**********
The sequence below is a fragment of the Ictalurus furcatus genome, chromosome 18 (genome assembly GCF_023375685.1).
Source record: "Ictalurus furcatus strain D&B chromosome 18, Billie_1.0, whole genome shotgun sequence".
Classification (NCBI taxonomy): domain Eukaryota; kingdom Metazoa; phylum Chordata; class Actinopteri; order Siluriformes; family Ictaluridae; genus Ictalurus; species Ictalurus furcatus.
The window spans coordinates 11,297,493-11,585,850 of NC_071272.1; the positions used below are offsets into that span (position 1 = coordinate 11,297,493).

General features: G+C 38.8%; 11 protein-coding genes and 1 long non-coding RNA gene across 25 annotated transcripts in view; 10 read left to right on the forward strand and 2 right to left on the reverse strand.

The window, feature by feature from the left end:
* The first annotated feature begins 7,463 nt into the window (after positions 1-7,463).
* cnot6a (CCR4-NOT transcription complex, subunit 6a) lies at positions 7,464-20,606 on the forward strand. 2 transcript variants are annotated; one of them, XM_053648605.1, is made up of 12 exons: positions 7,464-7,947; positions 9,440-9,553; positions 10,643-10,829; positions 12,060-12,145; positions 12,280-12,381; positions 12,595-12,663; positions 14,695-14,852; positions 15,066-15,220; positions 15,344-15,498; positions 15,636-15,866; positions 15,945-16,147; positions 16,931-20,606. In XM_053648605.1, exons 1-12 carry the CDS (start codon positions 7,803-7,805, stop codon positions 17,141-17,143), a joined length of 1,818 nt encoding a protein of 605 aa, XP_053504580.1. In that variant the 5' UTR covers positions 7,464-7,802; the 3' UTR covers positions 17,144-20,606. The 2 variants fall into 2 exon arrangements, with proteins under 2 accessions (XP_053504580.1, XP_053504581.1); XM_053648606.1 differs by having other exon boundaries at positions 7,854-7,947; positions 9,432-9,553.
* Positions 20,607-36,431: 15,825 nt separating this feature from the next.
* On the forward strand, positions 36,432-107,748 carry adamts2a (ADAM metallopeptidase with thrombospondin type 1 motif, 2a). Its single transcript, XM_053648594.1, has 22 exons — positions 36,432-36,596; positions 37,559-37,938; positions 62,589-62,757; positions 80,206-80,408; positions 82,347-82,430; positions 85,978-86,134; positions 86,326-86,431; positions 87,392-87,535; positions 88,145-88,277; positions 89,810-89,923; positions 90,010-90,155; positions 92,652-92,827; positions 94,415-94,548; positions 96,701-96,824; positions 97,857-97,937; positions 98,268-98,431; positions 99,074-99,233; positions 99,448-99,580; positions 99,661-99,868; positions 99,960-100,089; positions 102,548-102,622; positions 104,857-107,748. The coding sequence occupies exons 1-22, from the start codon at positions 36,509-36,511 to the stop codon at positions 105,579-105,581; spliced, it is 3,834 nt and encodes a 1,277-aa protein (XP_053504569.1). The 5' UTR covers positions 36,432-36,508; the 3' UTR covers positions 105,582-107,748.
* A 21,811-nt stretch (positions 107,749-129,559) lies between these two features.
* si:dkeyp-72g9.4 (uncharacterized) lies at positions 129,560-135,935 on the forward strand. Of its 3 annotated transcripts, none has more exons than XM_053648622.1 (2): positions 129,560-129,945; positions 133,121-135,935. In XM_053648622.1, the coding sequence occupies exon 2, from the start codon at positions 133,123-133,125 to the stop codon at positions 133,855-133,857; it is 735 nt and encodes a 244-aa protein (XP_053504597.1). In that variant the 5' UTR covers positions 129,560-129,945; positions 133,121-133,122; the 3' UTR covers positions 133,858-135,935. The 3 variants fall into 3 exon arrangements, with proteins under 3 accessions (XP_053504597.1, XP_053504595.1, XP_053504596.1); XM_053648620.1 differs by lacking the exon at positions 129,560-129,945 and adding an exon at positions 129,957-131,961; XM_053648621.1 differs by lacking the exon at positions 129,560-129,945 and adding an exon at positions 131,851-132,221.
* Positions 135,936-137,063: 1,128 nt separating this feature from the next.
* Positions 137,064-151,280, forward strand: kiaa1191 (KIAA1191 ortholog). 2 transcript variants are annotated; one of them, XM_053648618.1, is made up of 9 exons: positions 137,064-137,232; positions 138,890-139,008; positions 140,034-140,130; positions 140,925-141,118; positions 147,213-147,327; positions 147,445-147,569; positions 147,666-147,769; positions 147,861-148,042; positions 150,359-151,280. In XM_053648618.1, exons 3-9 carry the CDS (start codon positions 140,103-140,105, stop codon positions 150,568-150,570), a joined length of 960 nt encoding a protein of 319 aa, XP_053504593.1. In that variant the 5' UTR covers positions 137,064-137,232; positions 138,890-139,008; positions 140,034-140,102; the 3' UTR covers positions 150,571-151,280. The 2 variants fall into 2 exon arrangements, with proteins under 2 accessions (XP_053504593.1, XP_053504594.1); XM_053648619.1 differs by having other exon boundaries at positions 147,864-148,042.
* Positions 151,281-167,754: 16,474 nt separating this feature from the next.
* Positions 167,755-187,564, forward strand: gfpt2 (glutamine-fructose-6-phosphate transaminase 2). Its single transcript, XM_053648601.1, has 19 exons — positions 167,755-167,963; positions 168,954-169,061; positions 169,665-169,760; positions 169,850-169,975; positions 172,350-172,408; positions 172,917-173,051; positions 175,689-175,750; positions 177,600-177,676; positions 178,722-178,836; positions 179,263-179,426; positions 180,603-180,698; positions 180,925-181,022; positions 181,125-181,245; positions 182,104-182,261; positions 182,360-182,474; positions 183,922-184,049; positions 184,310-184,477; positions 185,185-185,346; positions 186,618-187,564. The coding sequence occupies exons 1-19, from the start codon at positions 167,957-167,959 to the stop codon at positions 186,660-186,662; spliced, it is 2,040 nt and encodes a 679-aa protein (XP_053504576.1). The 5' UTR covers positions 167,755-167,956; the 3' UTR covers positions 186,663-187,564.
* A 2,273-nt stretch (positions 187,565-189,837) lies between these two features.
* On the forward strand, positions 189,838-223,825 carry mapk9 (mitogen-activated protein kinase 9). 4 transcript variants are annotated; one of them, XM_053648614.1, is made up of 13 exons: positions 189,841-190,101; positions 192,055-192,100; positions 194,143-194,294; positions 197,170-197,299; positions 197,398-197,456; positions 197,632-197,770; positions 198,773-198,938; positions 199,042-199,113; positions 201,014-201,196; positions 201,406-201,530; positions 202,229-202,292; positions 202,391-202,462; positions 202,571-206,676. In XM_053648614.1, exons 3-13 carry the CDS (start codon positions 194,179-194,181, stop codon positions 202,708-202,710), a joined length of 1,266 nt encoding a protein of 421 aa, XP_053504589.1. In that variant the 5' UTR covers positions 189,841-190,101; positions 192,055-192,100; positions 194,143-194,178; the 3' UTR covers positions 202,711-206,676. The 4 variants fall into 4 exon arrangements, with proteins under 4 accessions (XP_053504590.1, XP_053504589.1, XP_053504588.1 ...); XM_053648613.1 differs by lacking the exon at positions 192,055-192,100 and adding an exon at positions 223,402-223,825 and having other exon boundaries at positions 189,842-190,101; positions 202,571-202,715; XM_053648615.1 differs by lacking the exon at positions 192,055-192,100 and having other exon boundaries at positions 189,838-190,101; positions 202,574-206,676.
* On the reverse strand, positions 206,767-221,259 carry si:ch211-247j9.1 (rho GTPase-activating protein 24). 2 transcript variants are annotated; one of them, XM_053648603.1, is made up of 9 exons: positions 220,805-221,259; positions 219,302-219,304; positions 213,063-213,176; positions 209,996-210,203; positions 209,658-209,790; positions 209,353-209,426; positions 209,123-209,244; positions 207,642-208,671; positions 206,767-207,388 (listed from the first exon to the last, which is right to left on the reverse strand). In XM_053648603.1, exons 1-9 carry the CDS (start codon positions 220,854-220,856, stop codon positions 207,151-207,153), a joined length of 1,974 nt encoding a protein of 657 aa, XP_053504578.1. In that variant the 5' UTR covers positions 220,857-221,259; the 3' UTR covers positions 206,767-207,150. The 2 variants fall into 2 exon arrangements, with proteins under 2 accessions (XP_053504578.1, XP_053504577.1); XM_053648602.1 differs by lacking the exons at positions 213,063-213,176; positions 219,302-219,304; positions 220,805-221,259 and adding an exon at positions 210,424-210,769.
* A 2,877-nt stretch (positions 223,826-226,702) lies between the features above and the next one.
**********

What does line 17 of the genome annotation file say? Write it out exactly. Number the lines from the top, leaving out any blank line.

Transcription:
* A 2,273-nt stretch (positions 187,565-189,837) lies between these two features.